Powering Forward Or Moon Walking?

Why does my smart phone need to be charged every day, and why do I have to put up with it?


By Frank Ferro
How many of us would go back to watching television in black and white, or carry around a 10-pound laptop or cell phone that resembles the ones in original brick form? For most consumers, it would even be hard to turn back the clock on more recent innovations like Wi-Fi and digital cameras (finding a place to plug-in the lap, run wires through the house, carrying around film! File that under U-G-H!!

But we as consumers don’t seem to mind reverting to the early days of cell phones to have the latest smart phone features. What aspect of this reversion, you ask? The Big “B”—battery life. Remember your first analog phone that had a half-day’s worth of battery life? To solve this problem, major cell phone companies demanded that your baseband chips support 170 hours of battery life (about one week) in standby mode and about five to seven hours of talk time. The good news was that these talk and standby times were actually achieved! Basic feature phones will easily last a week in standby mode.

But today I feel like I am back to the early days of cell phones. I need to charge the phone every day and constantly watch the power meter. There’s even a new twist. I need to turn off applications that reduce my battery life. File that under high maintenance. However, I will say, that standby time in some smart phones is not too bad—two to three days, providing you don’t use them!

So with all this talk about “power-aware” designs, where’s the progress? Clearly the need to have big touch screen displays with at least three radios in your phone (cellular, Wi-Fi, Bluetooth) is outpacing power-efficient designs. And then add the fact that leakage current gets worse as SoCs move to smaller process nodes, putting more strain on standby current. In addition, with smaller process nodes (45nm and 28nm) the power density increases, causing the need for more power and voltage domains on chip (that need to be controlled) in order to lower the average power of the SoC. So, how can we get ahead of this power curve (no pun intended) and get back to one-week standby times?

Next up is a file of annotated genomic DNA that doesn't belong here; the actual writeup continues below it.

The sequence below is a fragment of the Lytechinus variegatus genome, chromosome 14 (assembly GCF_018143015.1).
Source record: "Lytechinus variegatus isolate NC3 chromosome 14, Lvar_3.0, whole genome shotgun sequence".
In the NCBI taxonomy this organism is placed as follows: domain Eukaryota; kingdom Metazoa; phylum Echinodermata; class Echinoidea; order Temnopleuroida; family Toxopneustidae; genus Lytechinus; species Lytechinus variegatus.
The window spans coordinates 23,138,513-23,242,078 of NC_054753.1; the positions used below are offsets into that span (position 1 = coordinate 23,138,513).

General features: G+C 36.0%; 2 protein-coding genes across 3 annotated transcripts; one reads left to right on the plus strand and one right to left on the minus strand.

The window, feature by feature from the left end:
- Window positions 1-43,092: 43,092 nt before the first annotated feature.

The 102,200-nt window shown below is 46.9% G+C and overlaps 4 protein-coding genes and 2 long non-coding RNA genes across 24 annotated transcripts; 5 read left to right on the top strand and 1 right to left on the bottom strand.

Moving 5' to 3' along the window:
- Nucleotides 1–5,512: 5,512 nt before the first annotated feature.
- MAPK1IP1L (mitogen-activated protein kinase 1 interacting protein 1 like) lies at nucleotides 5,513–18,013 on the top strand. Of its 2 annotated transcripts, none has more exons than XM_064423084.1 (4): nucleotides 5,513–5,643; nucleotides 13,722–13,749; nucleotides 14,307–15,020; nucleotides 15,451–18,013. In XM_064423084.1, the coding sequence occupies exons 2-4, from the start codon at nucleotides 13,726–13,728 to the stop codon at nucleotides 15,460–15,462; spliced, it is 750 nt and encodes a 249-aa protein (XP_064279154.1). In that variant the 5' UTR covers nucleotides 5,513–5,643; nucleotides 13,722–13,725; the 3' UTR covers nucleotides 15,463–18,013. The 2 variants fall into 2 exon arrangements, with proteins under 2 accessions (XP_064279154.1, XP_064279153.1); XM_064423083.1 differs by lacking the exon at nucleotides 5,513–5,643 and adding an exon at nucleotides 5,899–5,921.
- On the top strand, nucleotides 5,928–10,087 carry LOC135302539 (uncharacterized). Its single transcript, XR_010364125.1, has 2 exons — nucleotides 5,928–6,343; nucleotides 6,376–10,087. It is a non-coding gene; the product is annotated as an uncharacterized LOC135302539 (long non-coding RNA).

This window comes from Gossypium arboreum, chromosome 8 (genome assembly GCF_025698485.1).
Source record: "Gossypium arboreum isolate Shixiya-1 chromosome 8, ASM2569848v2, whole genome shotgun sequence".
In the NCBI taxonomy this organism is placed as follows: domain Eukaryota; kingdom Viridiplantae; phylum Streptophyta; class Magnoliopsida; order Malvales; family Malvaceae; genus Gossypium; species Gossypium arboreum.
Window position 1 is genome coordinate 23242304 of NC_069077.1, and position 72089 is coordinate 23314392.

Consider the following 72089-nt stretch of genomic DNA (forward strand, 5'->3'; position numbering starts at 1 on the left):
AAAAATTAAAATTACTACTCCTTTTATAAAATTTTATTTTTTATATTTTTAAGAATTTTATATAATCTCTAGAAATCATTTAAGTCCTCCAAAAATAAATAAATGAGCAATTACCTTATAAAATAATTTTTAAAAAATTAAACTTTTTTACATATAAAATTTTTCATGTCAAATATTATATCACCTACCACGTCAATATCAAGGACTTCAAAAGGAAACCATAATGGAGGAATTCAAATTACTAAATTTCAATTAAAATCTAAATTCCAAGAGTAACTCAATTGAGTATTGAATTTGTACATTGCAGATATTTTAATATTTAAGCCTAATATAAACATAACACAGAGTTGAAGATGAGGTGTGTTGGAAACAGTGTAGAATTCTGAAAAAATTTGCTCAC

To truly create power-aware designs it will take a combination of system-architecture design, EDA tools, software and IP. Part of the challenge is that there is typically no one person on the design team responsible for power. Each piece of the system is doing its best to conserve power, but this, if not viewed from the system level, can hurt power consumption because what appears to be saving power in one domain is actually increasing the power in another. (I presented a paper demonstrating this effect at CDNLive! in San Jose last year). The other issue is that power management is often seen as the job of the operating system, which depending on the OS, has limited visibility and control of the low-level hardware, thereby creating inefficiencies in power control.

Some help has come from EDA tools using CPF and UPF, which allow the power intent to be specified at the architectural level and then translated down to various IP blocks that are compatible with these power formants. Running a power compiler also helps by reducing leakage current. Although helpful, these techniques need to be coupled with more aggressive forms of power management at the system and architecture level to meet the overall system power requirement.

Ideally, adding a system level power manager IP block will allow access to the lowest level of hardware, and at the same time, be able to communicate with the OS. This IP block will add a level of abstraction for the software, but not sacrifice fast and efficient power domain control. The power manager, when combined with an on-chip-network IP block, will have visibility into every core in the system along with visibility into all the traffic flow. These two combined resources will enable much faster and more reliable wake-up and shut-down of domains since these events will be based on actual traffic (or lack thereof) in each core. Data integrity is also maintained because now systematic shutdown can occur—no data lost!

These kinds of architectural changes are clearly needed for the silicon portion of the phone (at least) to do its part to keep my charger in my laptop bag and not constantly plugged into the wall.

–Frank Ferro is director of marketing at Sonics.


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